• These bookings aren’t the bread and butter for Virgin call centre agents. You may have to hang up and try again a number of times before you find one that knows the correct procedure for bookings these flights.
  • You used to be only allowed to book return tickets – this seems to have improved and you can now book a one-way on most partner airlines.
  • Redemptions in Business Class and First Class on Singapore Airlines’ A380, 777-300ER and A350-900 aircraft types are not available. So forget using your Virgin miles to fly Suites Class!

If you haven’t been put off by any of the above, I will say that there is some phenomenal value to be had if you can successfully book some of these partner flights. I explore some of the best options in another piece here.

For non-flying options

If you can’t come up with a way to use your FC miles for flights, you have a number of other ways to ‘cash them out’.

  • Redeem them for an eVoucher to book hotel rooms via Kaligo. This seems to be a fairly new option. I will take a further look at this in due course.
  • Redeem them towards a Virgin Wines voucher – 12,500 FC miles = £50 voucher (+delivery)
  • Redeem them towards a Eurostar voucher – 12,500 FC miles = £50 voucher
  • Convert them to hotel points – this can actually be quite a good use of miles. I look into this further below.

How many FC miles are needed for flights

In November 2016, Virgin announced changes to the way the Flying Club scheme would work. As of January this year, they have now adopted a peak/off-peak chart for pricing mileage awards, much like BA.

Although there were a number of routes that went up in price, there were also a number of destinations that became cheaper and offered better value following these changes. I have taken a look at a number of these, with a view to when you should be using Virgin miles rather than Avios, in a further piece here.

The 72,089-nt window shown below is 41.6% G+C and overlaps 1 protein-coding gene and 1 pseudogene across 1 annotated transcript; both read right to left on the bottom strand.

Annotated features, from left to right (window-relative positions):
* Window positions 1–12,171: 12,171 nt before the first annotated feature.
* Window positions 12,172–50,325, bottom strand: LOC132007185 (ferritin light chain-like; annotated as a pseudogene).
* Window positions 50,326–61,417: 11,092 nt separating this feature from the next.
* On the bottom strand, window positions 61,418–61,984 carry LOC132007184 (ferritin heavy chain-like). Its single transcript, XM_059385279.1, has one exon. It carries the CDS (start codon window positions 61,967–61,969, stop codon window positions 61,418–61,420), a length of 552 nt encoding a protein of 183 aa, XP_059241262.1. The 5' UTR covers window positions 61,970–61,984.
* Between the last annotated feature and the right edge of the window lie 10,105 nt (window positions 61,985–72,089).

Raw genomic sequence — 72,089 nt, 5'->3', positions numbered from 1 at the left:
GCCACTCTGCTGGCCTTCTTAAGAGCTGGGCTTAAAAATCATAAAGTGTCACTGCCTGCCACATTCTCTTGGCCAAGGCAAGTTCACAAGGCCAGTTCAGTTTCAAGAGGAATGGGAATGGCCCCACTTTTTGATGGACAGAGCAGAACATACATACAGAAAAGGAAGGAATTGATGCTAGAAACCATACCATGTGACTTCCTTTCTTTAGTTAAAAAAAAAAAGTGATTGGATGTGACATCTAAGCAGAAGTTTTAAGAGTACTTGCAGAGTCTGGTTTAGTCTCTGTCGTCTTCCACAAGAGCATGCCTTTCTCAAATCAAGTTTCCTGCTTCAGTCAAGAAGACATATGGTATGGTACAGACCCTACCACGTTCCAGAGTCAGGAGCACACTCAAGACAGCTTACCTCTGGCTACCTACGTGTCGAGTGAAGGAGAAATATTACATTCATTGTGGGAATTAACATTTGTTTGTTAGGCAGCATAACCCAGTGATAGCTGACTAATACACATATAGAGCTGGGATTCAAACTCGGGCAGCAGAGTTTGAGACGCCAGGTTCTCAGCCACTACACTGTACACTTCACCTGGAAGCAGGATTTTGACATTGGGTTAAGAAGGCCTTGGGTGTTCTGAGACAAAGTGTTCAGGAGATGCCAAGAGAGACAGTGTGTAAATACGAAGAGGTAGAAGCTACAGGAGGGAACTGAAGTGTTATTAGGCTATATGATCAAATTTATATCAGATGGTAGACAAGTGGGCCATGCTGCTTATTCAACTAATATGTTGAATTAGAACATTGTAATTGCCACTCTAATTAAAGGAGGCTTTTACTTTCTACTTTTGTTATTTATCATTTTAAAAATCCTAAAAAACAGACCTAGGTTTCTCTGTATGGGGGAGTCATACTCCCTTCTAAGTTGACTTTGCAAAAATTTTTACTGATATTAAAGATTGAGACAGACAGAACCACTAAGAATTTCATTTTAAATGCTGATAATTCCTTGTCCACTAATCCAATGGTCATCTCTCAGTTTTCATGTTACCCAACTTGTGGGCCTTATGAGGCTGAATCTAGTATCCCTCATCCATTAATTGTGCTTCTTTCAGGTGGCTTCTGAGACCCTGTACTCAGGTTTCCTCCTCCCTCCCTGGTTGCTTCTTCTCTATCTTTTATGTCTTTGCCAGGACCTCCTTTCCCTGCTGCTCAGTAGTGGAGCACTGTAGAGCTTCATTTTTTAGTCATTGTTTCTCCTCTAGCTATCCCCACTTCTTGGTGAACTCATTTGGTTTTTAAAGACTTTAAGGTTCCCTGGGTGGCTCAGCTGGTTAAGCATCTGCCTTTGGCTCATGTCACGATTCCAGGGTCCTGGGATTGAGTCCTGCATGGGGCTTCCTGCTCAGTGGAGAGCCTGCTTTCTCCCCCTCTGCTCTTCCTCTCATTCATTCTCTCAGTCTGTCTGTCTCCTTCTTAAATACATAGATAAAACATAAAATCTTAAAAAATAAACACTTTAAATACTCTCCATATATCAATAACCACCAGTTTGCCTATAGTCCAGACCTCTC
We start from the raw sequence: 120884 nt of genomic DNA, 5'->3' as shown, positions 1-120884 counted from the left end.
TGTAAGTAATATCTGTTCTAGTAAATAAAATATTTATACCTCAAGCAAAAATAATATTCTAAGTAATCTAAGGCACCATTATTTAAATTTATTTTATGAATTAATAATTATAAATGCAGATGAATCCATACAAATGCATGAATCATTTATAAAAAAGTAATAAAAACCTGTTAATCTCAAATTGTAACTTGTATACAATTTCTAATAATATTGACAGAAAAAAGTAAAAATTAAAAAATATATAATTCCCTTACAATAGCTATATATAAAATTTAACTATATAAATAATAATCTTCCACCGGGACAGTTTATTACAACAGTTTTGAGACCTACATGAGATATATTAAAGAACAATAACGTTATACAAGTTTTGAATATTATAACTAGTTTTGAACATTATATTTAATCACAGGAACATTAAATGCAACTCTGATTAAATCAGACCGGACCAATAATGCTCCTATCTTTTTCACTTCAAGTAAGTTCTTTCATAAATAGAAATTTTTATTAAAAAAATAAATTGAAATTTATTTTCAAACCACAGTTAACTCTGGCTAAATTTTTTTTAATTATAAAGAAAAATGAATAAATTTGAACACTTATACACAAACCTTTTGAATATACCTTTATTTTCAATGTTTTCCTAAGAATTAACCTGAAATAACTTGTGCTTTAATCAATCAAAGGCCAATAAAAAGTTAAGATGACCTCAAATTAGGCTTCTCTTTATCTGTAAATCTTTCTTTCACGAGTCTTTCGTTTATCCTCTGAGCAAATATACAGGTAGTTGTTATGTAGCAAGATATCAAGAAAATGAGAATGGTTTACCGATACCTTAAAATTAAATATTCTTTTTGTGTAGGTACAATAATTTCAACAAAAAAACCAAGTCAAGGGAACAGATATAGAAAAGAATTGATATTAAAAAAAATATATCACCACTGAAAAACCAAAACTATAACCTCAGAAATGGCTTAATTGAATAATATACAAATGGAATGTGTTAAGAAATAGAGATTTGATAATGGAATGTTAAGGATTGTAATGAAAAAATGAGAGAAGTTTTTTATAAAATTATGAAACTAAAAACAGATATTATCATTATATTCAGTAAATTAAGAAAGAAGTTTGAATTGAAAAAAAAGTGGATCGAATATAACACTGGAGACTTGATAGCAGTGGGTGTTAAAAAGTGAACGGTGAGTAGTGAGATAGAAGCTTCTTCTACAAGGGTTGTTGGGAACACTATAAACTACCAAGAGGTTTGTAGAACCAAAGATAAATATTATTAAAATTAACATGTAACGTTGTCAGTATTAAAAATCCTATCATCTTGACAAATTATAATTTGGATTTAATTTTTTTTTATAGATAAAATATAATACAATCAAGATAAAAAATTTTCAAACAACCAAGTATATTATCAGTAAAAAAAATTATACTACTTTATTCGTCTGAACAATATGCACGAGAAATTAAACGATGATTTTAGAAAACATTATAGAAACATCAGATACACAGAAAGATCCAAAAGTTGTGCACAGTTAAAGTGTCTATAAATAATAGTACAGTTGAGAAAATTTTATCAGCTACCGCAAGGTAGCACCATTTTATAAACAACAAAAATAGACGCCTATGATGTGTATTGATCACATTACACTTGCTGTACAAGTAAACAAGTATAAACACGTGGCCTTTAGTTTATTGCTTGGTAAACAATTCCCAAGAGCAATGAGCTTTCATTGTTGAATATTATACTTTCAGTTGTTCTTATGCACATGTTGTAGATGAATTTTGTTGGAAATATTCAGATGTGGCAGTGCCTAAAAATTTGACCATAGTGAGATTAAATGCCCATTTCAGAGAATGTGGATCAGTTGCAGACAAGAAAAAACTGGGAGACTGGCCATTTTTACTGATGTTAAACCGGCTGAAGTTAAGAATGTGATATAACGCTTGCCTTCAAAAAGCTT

You can check how many miles are needed for a particular route on this page on the Virgin website

This is fine for a solo traveller but no use for a family of four, or is it?

Wrong. It simply isn’t true that traveling as a family rules out booking with miles even in Upper Class (Virgin’s name for business class).
As I always advise, the easiest way of securing mileage seats in any number is advanced planning. Having an idea of where you want to go and being able to snap up seats as and when they appear 330 days out is definitely the simplest way of securing that reward booking.

That said, there may be a myriad of reasons why you couldn’t book 11 months out. If that is the case the next best tip is flexibility. If your desired destination is New York, consider booking yourselves to Boston and then hopping over to New York from there.
Your chances will also improve if you can be a little flexible with dates. While this may not be possible for everybody, being prepared to travel a day or two either side of your original dates will boost your chances considerably.

Can my points expire?

Yes. After 3 years of inactivity on your Flying Club account, your miles will expire. However, given the huge range of collecting opportunities highlighted above, no TOTT readers will be allowing any FC miles to expire, I hope!

Can you pool your points with family members?

Sort of. Unlike BA, only top-tier Virgin Gold members can pool their miles in a household account.
However, as part of the November changes, under-12’s can now have their own Flying Club account to earn miles. Seeing as most customers will be unable to pool their miles, this surely often results in numerous small balances spread across the family accounts with no decent way to redeem them. Seems like a slightly bizarre halfway house from Virgin on this one.